Critical Evaluation

(Critical Survey of Literature for Students)

The Three Sisters, which premiered in January, 1901, is the first play Anton Chekhov wrote specifically for the Moscow Art Theatre. The play was directed by cofounder Konstantin Stanislavsky, the great teacher and originator of a technique of acting, and the cast included Olga Knipper, Chekhov’s future wife, in the role of Masha. Although it was not immediately successful with the critics, The Three Sisters has become the most frequently performed of the Chekhov canon.

Ill with tuberculosis and therefore forced to remain in the warm climate of Yalta, Chekhov instilled much of his own frustration and longing for culture and civilization into the sisters’ dream of returning to Moscow. Olga, Masha, and Irina feel overwhelmed and smothered by the banality of their provincial backwater town. They were educated for a society in which people have an appreciation of language and conversation and perfected a graceful style of living, but that society is fast becoming obsolete. Confused and lacking resources, the sisters search for a fulfilling existence, represented by the dream of returning to Moscow. There, they believe, they can be engaged in activities commensurate with their talents, and life will be meaningful.

The Moscow existence is no more than an idealization of the past, however. Vershinin’s entrance in the first act revivifies the time and environment of their Moscow girlhood, but, as a friend of the sisters’ father, he is a remnant of a past time. The sisters must somehow learn to exist in the changing world of the present. That present is represented by Natasha, who comes from a new middle class and is less educated, less sensitive, and less humane. In fact, she is downright greedy and grasping, one of the few unpleasant characters that Chekhov ever created.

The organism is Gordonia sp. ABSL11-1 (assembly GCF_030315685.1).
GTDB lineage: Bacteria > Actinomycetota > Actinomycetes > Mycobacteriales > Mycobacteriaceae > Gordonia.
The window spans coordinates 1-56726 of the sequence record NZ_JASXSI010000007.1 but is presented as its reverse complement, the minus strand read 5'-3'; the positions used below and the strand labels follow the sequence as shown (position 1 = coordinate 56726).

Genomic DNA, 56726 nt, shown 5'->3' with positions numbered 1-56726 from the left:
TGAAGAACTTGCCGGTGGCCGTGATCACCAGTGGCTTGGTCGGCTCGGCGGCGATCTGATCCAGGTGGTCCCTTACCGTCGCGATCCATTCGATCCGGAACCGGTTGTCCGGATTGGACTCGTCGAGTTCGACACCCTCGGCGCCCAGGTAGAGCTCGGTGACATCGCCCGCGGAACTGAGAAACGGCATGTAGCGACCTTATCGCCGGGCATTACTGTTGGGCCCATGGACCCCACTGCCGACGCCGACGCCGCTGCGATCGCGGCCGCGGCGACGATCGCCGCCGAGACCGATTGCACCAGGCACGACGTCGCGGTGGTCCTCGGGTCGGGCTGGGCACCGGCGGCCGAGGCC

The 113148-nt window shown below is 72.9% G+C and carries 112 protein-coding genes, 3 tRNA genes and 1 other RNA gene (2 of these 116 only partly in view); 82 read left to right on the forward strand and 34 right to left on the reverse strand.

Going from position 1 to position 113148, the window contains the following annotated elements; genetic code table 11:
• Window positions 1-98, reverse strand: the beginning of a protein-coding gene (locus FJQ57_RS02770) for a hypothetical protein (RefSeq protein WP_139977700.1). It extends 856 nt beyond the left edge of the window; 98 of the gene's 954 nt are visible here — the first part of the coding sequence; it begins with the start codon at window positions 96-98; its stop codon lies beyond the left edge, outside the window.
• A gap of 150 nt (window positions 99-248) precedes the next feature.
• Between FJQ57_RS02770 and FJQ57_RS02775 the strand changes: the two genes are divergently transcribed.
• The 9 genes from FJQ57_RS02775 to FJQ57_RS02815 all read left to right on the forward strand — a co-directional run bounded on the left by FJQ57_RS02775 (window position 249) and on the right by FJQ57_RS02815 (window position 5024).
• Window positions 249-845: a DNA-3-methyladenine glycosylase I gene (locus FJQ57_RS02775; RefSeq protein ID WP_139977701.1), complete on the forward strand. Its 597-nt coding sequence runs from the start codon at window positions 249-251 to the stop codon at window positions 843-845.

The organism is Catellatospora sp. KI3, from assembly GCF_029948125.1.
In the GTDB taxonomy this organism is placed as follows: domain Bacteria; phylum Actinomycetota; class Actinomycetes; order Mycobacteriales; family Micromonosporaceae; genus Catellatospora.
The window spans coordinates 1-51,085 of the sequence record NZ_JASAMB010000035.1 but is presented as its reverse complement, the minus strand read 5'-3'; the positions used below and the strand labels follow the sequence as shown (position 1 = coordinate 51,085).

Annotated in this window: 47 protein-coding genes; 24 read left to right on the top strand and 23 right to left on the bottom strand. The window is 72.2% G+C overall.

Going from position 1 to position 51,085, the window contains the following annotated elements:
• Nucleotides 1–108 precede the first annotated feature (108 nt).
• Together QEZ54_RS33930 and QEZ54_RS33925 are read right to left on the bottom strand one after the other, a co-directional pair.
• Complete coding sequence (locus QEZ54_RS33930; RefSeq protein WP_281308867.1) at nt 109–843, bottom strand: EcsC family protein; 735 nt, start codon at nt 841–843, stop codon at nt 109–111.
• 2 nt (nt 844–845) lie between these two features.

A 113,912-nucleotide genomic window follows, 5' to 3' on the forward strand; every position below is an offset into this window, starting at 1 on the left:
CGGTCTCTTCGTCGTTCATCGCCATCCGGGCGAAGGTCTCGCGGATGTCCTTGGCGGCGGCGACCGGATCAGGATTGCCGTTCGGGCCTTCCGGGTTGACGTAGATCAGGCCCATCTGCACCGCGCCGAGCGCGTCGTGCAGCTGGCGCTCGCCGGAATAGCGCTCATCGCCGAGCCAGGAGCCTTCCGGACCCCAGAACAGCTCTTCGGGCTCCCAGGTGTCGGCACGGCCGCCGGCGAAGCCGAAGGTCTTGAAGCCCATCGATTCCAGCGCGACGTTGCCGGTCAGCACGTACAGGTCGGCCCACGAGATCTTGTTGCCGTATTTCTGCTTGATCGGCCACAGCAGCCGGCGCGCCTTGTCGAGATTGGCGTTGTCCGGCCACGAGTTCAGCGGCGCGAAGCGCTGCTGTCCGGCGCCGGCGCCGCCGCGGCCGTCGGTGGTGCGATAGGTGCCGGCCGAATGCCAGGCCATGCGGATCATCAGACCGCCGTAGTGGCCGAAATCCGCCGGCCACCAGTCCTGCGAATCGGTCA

As the skeptical doctor Tchebutykin says, “life is ugly and petty, happiness an illusion, and the only cure for despair is work.” The ideal of work, which in the eyes of Tusenbach and Irina, is the means to fulfillment and the solution to boredom, replaces the dream of Moscow. Irina’s position in the telegraph office is not satisfying, however, and Tusenbach’s management of the brick factory never reaches fruition. The others encounter equal disillusion: Olga’s elevation to headmistress only represents more work, Masha’s love relationship is doomed, and Andrey’s ambitions to become a professor are fantasy....

(The entire section is 999 words.)